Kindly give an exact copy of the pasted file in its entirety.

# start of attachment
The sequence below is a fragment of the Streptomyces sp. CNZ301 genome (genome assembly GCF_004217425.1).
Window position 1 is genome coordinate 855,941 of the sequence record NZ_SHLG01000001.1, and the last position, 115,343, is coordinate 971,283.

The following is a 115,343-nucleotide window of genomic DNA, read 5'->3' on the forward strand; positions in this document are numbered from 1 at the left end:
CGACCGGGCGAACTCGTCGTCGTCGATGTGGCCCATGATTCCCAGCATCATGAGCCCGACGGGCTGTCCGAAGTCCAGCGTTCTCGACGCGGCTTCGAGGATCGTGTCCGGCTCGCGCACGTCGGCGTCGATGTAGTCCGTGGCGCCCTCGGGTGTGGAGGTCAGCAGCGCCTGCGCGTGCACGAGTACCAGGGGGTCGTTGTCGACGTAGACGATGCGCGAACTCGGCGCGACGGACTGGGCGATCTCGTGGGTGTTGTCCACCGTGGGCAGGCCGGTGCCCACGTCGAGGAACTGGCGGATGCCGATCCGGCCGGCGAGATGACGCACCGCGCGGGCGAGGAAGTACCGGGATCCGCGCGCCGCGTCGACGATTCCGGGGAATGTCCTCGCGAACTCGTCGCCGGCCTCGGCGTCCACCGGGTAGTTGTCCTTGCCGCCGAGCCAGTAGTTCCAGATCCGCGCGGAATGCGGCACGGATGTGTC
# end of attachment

The sequence below is a fragment of the Streptomyces sp. CNZ301 genome (genome assembly GCF_004217425.1).
Window position 1 is genome coordinate 855,941 of the sequence record NZ_SHLG01000001.1, and the last position, 115,343, is coordinate 971,283.

The following is a 115,343-nucleotide window of genomic DNA, read 5'->3' on the forward strand; positions in this document are numbered from 1 at the left end:
CGACCGGGCGAACTCGTCGTCGTCGATGTGGCCCATGATTCCCAGCATCATGAGCCCGACGGGCTGTCCGAAGTCCAGCGTTCTCGACGCGGCTTCGAGGATCGTGTCCGGCTCGCGCACGTCGGCGTCGATGTAGTCCGTGGCGCCCTCGGGTGTGGAGGTCAGCAGCGCCTGCGCGTGCACGAGTACCAGGGGGTCGTTGTCGACGTAGACGATGCGCGAACTCGGCGCGACGGACTGGGCGATCTCGTGGGTGTTGTCCACCGTGGGCAGGCCGGTGCCCACGTCGAGGAACTGGCGGATGCCGATCCGGCCGGCGAGATGACGCACCGCGCGGGCGAGGAAGTACCGGGATCCGCGCGCCGCGTCGACGATTCCGGGGAATGTCCTCGCGAACTCGTCGCCGGCCTCGGCGTCCACCGGGTAGTTGTCCTTGCCGCCGAGCCAGTAGTTCCAGATCCGCGCGGAATGCGGCACGGATGTGTC